More Trips to the Vet
It’s been a very difficult week. Wesker has been doing fantastically since her ultrasound, and I was just starting to come to grips with the final round of diagnostic tests before just supportive care and maintenance. I thought it was all over.
Then Bandersnatch started acting strangely. She had a very bad puke and then stopped eating and we took her to the vet immediately. A round of antinauseants didn’t work, so that meant another visit with an x-ray. She’s constipated. And after an enema she did better only to still fail to pass any stool. So today she’s getting a series of enemas. I’m so worried about her. It’s going to be a long day of waiting for a phone call from the vet and not knowing when she’ll be home or how she’ll feel when she does get home.
I’m always scared that something will go wrong. That she’ll be sicker than we thought and we’ll lose her. At this point, that is not a rational fear, but it’s hard to keep my brain from going there anyway. She’ll our little orange, furry baby, and I want my baby to be well and to be back in my arms.
I first heard of Anna Kavan through Claire Louise-Bennett’s Checkout 19, and immediately it went on my list of writers to search for. However, Kavan’s work was actually the hardest to find. I had to special order it, and then it was a wait of several months before it arrived at my local independent bookstore. I know for some a long wait can lead to greater enjoyment — but, in this case, I felt like it made a short book even shorter psychologically and made me want more of Kavan’s nearly impossible-to-find work.
I hate seeing good writers get swallowed by history, so I’m eager to share Asylum Piece in these reviews. Asylum Piece is a relatively small book (212 pages in my edition) of short stories, most of which are interconnected and autobiographical. Kavan artfully discusses her battle with mental illness and her time in a Swiss clinic. Sometimes she speaks of her experience by using another character, but more often the use of an unnamed narrator allows her voice to shine through with a resonance that leaps off of the page.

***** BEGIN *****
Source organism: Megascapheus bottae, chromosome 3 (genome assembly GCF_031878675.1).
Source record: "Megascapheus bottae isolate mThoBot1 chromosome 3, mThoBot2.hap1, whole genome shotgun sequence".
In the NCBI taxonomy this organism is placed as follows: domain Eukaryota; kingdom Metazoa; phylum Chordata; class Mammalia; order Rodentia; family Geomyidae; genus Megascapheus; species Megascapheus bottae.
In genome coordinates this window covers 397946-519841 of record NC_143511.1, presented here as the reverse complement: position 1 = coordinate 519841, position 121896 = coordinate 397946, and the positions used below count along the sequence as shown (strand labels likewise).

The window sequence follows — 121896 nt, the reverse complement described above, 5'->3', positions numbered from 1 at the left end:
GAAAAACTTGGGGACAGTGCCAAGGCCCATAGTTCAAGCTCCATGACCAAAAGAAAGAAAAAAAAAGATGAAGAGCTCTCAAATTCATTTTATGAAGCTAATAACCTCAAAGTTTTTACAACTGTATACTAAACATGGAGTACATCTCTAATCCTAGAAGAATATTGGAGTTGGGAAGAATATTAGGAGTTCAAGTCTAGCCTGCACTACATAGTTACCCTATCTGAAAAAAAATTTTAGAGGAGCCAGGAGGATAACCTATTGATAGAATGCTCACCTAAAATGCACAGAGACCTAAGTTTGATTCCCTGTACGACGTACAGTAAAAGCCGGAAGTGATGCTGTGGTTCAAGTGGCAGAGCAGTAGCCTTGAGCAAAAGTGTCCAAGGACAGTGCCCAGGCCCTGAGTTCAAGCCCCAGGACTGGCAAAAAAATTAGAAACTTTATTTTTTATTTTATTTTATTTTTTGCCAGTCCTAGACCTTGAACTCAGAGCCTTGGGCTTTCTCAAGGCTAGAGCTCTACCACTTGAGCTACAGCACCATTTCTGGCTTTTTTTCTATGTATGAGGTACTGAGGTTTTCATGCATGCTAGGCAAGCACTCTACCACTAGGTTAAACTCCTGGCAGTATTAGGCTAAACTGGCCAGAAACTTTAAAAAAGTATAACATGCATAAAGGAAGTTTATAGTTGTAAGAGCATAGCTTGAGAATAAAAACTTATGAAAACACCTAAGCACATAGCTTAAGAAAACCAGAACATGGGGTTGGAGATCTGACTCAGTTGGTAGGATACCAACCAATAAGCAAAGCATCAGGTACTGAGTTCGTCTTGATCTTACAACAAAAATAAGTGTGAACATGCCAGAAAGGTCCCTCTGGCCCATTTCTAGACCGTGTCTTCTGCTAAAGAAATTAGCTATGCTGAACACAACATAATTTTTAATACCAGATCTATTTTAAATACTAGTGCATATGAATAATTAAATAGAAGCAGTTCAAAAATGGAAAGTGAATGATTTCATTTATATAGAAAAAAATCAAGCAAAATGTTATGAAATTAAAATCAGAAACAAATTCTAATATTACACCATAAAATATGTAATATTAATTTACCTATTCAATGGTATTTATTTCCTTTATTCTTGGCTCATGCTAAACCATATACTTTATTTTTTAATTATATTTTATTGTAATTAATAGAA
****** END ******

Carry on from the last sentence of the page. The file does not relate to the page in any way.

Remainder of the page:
Descent into Madness
I have read many works that have a focus on mental illness, but I find that I’m particularly drawn to Kavan’s words because they focus on aspects of mental illness that are unfamiliar to many. She not only describes depression in a way that goes beyond the hallmark of profound sadness — she also discusses the feelings of being overwhelmed and the incapability of focussing on even simple tasks. She discusses the desire to see life in small objects like birds and flowers when one feels so utterly lifeless themselves.
So much of Kavan’s description of illness is steeped in mystery and confusion. There are unnamed threats and paranoid suspicions that gradually take over every aspect of the narrator’s life. Life in the asylum is also mysterious and confusing, with patients not knowing when they’re going to leave or see relatives again. Some even don’t know why they’re there in the first place. It leads to an unsettling feeling that is projected masterfully to the reader who also wonders who these patients are and what their fates will be.
A Note on Style
Kavan’s style is what truly makes this book the masterpiece it is. Her building of the miasma of mental illness is truly a work of art. Her writing has been compared to Kafka’s and I would say that her sense of the surreal and unknown threat is very much like the themes often present in Kafka’s work. But I do what to emphasize that Kavan’s style is much more rooted in a sense of realism and doesn’t stray as far into the dreamlike or nightmare state that Kafka is known to weave. The general timbre of Kavan’s prose is more driving, and emphasizes that this isn’t a nightmare. This is a very real descent into a place that many struggle to get back from and some don’t get back from at all.
Tired, Upset, Sad
Here I am, still waiting on that phone call and my little orange cat that is having a very bad day at her least favourite place in the world. It’s so hard to concentrate on anything else other than the worry when she’s not here, cosy at home and within eyesight. I miss her so much and I’m very worried about her.
All I can do is try to get some work done and listlessly watch movies on TCM. It’s the beginning of 31 Days of Oscars and this year I’m excited that they’ve organized films by theme. Even distraction is difficult today, but I’m going to try my best not to ruminate and hope for the best.